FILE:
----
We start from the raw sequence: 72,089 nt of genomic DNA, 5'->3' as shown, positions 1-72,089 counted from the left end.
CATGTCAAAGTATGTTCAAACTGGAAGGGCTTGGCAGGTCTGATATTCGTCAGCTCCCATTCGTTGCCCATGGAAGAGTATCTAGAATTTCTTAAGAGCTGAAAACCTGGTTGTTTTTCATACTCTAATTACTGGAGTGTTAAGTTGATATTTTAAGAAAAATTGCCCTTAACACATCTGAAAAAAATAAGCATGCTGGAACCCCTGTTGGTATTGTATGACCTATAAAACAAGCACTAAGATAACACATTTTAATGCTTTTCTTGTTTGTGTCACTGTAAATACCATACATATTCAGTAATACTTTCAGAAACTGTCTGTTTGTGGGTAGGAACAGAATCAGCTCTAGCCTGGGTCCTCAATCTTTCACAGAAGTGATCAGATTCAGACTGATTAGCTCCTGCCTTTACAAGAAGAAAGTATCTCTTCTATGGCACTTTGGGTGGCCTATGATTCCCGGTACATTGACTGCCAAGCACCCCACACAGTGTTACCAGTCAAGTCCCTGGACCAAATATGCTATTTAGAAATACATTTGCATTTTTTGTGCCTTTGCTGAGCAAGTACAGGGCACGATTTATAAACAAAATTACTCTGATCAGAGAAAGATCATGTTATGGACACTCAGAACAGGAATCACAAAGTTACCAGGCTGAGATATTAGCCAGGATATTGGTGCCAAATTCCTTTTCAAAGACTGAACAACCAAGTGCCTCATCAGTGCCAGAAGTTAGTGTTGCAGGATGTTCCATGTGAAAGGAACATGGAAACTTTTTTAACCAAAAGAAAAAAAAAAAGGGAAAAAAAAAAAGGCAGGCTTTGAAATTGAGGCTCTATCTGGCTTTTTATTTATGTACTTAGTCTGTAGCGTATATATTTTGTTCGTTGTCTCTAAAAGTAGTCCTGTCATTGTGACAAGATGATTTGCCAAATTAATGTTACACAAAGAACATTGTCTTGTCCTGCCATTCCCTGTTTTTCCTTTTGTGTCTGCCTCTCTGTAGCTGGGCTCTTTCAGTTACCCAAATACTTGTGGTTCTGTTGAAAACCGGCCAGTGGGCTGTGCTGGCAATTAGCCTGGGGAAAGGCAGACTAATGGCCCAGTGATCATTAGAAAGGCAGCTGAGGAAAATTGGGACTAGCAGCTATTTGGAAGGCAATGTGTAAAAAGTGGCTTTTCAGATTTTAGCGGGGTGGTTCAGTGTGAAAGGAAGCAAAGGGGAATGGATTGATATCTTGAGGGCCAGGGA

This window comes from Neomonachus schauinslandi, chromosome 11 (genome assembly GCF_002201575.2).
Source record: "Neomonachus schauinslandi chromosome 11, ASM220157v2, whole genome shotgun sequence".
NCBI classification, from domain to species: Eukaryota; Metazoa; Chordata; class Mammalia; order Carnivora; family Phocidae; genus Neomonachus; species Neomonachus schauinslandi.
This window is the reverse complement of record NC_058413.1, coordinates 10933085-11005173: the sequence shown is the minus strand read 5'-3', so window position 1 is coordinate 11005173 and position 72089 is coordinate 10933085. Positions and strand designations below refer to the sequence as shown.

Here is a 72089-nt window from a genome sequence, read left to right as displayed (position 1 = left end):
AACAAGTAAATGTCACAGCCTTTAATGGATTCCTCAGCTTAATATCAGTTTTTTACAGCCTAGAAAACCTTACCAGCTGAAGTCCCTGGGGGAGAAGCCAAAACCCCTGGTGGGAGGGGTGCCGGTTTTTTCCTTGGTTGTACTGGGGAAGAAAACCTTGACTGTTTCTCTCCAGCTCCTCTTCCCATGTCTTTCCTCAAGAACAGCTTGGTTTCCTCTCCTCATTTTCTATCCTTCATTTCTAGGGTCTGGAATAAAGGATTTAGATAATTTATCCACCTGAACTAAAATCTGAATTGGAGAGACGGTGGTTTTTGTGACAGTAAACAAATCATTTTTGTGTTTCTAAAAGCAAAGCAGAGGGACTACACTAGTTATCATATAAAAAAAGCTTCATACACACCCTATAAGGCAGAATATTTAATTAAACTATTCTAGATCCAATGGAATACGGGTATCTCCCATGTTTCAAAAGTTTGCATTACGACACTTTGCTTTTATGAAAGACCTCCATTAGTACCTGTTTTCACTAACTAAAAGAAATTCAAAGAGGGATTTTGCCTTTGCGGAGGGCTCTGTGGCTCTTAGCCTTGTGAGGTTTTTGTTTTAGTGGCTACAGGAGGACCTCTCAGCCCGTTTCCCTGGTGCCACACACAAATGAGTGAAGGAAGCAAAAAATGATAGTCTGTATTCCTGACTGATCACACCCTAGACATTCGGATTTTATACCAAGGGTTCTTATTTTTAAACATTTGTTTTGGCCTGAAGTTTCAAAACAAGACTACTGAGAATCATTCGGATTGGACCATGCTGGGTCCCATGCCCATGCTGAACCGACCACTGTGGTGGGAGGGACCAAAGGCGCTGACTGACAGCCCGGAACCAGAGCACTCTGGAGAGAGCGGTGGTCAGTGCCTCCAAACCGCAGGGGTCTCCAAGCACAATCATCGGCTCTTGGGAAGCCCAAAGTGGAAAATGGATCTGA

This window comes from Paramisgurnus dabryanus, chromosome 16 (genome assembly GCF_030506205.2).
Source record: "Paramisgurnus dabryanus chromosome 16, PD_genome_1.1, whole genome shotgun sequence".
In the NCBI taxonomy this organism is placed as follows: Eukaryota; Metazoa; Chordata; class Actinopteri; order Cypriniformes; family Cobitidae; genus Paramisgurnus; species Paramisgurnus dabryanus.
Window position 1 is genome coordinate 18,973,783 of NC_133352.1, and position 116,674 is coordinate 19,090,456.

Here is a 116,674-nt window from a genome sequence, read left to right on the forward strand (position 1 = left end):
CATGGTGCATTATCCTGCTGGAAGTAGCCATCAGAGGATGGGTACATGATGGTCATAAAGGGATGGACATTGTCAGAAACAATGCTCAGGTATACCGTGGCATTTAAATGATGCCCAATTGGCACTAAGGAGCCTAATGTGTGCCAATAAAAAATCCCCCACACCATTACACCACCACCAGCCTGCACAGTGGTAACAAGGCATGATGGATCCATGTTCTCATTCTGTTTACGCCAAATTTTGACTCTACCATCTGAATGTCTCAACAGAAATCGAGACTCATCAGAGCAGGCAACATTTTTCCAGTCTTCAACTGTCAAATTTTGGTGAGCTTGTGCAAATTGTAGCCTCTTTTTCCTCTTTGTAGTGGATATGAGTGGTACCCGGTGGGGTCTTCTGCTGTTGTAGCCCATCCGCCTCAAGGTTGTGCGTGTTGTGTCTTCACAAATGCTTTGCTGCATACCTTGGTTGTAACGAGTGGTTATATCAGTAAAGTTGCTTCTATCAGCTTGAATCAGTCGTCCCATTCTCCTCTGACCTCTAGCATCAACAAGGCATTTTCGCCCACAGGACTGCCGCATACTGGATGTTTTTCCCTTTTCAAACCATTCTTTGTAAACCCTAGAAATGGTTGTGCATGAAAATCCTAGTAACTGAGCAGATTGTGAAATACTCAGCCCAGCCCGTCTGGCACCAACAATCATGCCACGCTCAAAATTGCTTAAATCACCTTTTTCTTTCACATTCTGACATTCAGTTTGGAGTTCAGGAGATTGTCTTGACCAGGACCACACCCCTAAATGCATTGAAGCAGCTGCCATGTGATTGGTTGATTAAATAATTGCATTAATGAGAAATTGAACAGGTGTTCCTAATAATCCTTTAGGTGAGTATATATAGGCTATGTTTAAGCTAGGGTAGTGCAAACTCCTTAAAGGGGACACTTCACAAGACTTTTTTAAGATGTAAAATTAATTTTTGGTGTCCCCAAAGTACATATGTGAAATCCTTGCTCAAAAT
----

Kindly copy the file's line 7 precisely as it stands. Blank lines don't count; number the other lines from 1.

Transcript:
Here is a 72089-nt window from a genome sequence, read left to right as displayed (position 1 = left end):